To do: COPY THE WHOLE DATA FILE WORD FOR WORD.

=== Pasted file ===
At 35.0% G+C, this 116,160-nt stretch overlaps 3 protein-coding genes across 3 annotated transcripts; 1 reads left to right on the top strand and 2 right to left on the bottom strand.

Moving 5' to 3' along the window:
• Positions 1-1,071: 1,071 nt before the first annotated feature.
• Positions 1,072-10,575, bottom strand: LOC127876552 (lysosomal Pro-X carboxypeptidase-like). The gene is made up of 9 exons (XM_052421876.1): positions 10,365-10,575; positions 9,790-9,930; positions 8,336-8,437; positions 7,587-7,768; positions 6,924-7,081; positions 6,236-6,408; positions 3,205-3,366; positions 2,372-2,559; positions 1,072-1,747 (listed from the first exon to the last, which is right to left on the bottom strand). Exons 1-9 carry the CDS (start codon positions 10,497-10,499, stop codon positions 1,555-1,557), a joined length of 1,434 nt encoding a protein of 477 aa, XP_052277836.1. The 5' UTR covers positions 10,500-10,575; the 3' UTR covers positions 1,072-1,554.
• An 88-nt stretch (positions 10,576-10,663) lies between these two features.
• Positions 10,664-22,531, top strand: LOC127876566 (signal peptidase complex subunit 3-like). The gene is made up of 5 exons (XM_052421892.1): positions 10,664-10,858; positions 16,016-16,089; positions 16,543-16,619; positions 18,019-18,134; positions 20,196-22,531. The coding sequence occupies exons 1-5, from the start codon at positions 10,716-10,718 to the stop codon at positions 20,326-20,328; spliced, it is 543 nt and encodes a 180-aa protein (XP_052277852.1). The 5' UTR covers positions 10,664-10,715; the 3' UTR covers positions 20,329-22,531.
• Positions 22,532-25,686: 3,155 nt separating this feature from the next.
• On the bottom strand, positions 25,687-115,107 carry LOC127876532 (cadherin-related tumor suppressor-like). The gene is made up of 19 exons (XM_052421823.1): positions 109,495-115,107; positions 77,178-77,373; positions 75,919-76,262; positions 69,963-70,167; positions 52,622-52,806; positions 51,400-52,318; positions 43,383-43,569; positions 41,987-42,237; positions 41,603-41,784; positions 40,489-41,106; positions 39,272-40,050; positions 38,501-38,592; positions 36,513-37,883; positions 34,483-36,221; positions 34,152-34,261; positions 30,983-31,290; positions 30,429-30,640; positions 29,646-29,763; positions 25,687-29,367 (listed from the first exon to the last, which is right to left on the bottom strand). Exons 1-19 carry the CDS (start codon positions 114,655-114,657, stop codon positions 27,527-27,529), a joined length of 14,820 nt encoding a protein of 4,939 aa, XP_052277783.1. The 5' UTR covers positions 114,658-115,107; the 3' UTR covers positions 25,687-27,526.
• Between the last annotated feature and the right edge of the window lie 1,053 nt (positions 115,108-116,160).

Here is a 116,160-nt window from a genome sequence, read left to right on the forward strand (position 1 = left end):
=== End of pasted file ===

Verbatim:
At 35.0% G+C, this 116,160-nt stretch overlaps 3 protein-coding genes across 3 annotated transcripts; 1 reads left to right on the top strand and 2 right to left on the bottom strand.

Moving 5' to 3' along the window:
• Positions 1-1,071: 1,071 nt before the first annotated feature.
• Positions 1,072-10,575, bottom strand: LOC127876552 (lysosomal Pro-X carboxypeptidase-like). The gene is made up of 9 exons (XM_052421876.1): positions 10,365-10,575; positions 9,790-9,930; positions 8,336-8,437; positions 7,587-7,768; positions 6,924-7,081; positions 6,236-6,408; positions 3,205-3,366; positions 2,372-2,559; positions 1,072-1,747 (listed from the first exon to the last, which is right to left on the bottom strand). Exons 1-9 carry the CDS (start codon positions 10,497-10,499, stop codon positions 1,555-1,557), a joined length of 1,434 nt encoding a protein of 477 aa, XP_052277836.1. The 5' UTR covers positions 10,500-10,575; the 3' UTR covers positions 1,072-1,554.
• An 88-nt stretch (positions 10,576-10,663) lies between these two features.
• Positions 10,664-22,531, top strand: LOC127876566 (signal peptidase complex subunit 3-like). The gene is made up of 5 exons (XM_052421892.1): positions 10,664-10,858; positions 16,016-16,089; positions 16,543-16,619; positions 18,019-18,134; positions 20,196-22,531. The coding sequence occupies exons 1-5, from the start codon at positions 10,716-10,718 to the stop codon at positions 20,326-20,328; spliced, it is 543 nt and encodes a 180-aa protein (XP_052277852.1). The 5' UTR covers positions 10,664-10,715; the 3' UTR covers positions 20,329-22,531.
• Positions 22,532-25,686: 3,155 nt separating this feature from the next.
• On the bottom strand, positions 25,687-115,107 carry LOC127876532 (cadherin-related tumor suppressor-like). The gene is made up of 19 exons (XM_052421823.1): positions 109,495-115,107; positions 77,178-77,373; positions 75,919-76,262; positions 69,963-70,167; positions 52,622-52,806; positions 51,400-52,318; positions 43,383-43,569; positions 41,987-42,237; positions 41,603-41,784; positions 40,489-41,106; positions 39,272-40,050; positions 38,501-38,592; positions 36,513-37,883; positions 34,483-36,221; positions 34,152-34,261; positions 30,983-31,290; positions 30,429-30,640; positions 29,646-29,763; positions 25,687-29,367 (listed from the first exon to the last, which is right to left on the bottom strand). Exons 1-19 carry the CDS (start codon positions 114,655-114,657, stop codon positions 27,527-27,529), a joined length of 14,820 nt encoding a protein of 4,939 aa, XP_052277783.1. The 5' UTR covers positions 114,658-115,107; the 3' UTR covers positions 25,687-27,526.
• Between the last annotated feature and the right edge of the window lie 1,053 nt (positions 115,108-116,160).

Here is a 116,160-nt window from a genome sequence, read left to right on the forward strand (position 1 = left end):